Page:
OSC hosts 'Knight at the Museum' speaker series (THIS ONE)

UCF professor Claire Connolly Knox (right) sits alongside Brandan Lanman (left), the vice president of visitor experience at the Orlando Science Center, to answer questions after her presentation on Thursday. The presentation is one part of a two part series called "Knight at the Museum" held by UCF's College of Sciences in partnership with the Orlando Science Center. 

More than 100 UCF students, faculty, alumni and members of the Orlando community gathered at the Orlando Science Center to hear a discussion on social media and disaster communication Thursday night.

The event, part of a series called Knight at the Museum, featured speaker was Claire Connolly Knox, associate professor for UCF's school of public administration and the emergency management and homeland security program director.

Knox shared the results of her social media research on communication regarding disasters in the U.S.

She said social media has the “power to overcome concerns” when it comes to communicating to the public about natural and human-made disasters.

“This new medium has a new element: the inter-connectivity," Knox said. "The ability to do two-way communication that wasn’t available in previous mediums.”

Knox said her research consisted of studying disasters like Superstorm Sandy, the Boston marathon bombing, the 2016 Louisiana floods and hurricanes Irma and Michael and focused on the communication around them on social platforms like Facebook and Twitter.

Knox said that social media communication in disasters is important because there is a timeliness element associated with social media platforms that other information outlets such as newspapers can lack.

“Being able to have the information quickly presented in a two-way communication to multiple populations is essential when it comes to disasters,” Knox said. “It’s life-saving information.”  

Kyle Martin, director of content development for the college of sciences, said he understood firsthand how important communication on social media was regarding disasters like hurricanes. 

Martin said that outside of using resources like the National Oceanic and Atmospheric Administration and the National Hurricane Center, he used social platforms like Mike’s Weather Page on Facebook to keep up with weather reports, specifically around Hurricane Dorian.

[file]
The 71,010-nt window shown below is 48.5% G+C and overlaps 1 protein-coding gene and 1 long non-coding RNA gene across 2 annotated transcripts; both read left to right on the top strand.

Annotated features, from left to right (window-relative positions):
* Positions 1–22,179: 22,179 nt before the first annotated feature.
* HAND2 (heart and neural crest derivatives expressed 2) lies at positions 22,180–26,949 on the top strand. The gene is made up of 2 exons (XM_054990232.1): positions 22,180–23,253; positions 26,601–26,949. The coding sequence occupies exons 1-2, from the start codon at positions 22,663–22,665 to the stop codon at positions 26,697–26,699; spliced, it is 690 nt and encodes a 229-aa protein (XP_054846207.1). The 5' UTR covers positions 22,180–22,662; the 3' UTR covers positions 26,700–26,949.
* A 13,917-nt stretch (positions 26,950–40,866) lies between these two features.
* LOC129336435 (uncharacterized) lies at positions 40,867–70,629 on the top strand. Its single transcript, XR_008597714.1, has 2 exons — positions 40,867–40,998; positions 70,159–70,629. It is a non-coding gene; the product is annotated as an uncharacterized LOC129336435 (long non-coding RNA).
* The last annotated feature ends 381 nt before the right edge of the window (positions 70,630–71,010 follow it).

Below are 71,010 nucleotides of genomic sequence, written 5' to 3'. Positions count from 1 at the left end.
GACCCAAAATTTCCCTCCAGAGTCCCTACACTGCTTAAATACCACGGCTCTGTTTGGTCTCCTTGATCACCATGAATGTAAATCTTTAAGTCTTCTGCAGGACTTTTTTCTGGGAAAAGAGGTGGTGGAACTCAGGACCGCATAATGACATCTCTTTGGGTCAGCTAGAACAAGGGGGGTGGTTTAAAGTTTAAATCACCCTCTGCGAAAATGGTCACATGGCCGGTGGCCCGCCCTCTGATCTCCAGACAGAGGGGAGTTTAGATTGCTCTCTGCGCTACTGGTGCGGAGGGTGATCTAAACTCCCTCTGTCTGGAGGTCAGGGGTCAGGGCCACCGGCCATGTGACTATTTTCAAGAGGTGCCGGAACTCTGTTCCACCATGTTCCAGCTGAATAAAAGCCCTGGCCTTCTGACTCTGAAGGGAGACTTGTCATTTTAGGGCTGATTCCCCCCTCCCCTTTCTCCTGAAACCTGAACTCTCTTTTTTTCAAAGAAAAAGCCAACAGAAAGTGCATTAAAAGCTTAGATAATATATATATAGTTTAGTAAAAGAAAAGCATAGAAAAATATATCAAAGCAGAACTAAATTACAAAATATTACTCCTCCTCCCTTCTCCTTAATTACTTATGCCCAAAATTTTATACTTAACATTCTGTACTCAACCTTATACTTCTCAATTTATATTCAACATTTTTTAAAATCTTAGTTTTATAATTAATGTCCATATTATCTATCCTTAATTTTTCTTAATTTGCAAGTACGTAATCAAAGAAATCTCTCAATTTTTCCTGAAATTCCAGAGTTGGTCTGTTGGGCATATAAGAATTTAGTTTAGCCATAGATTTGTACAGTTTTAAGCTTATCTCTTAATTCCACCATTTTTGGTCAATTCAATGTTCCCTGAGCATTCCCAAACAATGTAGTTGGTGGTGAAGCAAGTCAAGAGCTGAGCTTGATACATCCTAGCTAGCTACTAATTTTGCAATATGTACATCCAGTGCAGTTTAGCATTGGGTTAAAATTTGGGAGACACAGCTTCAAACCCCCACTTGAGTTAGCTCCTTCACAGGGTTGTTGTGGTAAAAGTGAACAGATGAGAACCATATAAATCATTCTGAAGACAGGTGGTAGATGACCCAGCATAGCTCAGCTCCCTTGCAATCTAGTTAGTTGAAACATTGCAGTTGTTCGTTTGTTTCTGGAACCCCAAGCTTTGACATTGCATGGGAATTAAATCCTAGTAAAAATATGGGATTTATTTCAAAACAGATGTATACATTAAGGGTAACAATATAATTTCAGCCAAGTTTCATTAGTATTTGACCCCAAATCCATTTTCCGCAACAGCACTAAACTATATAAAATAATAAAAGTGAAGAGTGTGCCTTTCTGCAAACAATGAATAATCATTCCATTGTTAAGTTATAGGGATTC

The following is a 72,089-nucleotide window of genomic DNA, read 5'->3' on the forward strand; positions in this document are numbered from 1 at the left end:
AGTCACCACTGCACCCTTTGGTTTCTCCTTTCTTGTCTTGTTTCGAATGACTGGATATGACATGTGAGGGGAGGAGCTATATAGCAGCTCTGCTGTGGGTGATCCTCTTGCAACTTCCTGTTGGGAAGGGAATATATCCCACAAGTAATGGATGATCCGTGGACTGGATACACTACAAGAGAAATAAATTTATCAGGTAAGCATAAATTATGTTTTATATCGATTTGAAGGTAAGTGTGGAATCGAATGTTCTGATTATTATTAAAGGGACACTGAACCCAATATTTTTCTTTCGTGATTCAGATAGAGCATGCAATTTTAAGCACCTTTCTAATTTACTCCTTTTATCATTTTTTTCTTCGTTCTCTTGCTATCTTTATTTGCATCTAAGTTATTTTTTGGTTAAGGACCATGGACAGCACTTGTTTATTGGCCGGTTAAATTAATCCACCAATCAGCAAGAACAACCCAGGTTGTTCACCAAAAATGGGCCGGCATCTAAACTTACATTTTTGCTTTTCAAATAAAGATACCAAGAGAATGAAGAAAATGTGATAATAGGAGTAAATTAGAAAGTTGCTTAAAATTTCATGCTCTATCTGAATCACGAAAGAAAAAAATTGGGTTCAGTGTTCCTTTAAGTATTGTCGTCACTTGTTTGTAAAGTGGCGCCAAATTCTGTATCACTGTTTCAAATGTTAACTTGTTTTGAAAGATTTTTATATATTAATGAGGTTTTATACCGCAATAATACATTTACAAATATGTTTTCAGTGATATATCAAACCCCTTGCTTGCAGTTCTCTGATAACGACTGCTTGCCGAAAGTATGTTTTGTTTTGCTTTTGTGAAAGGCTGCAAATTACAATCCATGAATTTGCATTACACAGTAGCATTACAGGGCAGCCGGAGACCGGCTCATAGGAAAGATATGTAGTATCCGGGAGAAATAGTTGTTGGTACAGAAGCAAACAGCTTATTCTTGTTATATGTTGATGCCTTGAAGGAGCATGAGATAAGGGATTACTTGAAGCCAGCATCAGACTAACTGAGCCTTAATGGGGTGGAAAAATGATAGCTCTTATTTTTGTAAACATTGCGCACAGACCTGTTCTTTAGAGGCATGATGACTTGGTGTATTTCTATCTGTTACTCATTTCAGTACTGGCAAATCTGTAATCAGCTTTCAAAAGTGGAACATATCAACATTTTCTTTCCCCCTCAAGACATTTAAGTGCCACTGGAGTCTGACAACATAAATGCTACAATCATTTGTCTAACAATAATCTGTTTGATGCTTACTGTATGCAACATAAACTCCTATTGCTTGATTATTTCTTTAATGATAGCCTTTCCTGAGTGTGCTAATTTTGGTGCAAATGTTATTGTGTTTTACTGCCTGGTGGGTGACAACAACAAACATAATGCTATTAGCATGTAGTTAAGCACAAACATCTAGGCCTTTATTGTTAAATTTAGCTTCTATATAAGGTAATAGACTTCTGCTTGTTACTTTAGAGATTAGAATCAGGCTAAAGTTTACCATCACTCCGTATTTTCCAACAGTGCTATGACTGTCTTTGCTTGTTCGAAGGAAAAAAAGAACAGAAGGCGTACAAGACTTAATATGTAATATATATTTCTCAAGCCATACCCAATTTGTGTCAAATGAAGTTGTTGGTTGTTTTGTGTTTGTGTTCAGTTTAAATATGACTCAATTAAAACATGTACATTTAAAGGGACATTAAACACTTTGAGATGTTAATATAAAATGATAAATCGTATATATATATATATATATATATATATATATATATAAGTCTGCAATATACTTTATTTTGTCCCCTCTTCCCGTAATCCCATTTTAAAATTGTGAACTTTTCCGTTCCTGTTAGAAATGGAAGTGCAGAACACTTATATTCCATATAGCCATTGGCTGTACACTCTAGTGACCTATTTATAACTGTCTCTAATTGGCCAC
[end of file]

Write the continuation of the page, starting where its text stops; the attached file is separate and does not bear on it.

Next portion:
“Mike’s Weather Page is one that we went on all the time,” Martin said. “The page had Facebook Lives and made updates every few hours that helped us figure out what was going to happen.”

Mike’s Weather Page is a website and weather fan page on Facebook run by Mike Boylan that “reports on every season, all year long." 

“Social media is a big part of our day-to-day lives and we realize that, but I think this talk gave a good picture of research-based facts and quantified the impact [of social media],” Martin said. “It made it real and less of a feeling or idea.

The event was coordinated by Anna-Bradley Lozier, assistant director for alumni engagement for the College of Sciences. 

Knight at the Museum kicked off a new partnership between UCF’s College of Sciences and the OSC. Lozier said she wants to foster relationships between alumni and young professionals who have interest in science. 

Lozier said that this was the first part of a two-part series being held at the OSC, with the second part being held in April 2020.

“We wanted to bring this event to the downtown area where young professionals are,” Lozier said. “We wanted to bring something to them that we thought would be relatable. Being in that demographic and getting my news from social media, I thought this topic was relevant and could speak to a broad audience.”

Brandan Lanman, vice president of visitor experience at the OSC, said he wants this partnership to continue to grow and create a lasting experience for people who are interested in science.

“We want to create a place where people can come and learn about the science, the research and the unique happenings that are happening in our own backyard,” Lanman said.

Knox, an annual member of the OSC, said she was “incredibly honored” to speak at the event and said she hopes that the general public, local and national governments can learn from the research done on disaster communication.

“I think it’s going to make emergency managers and decision makers better,” Knox said. “We’re going to be able to communicate with our audiences better, but also start trusting them as the data points themselves in the decision-making process during a disaster.”

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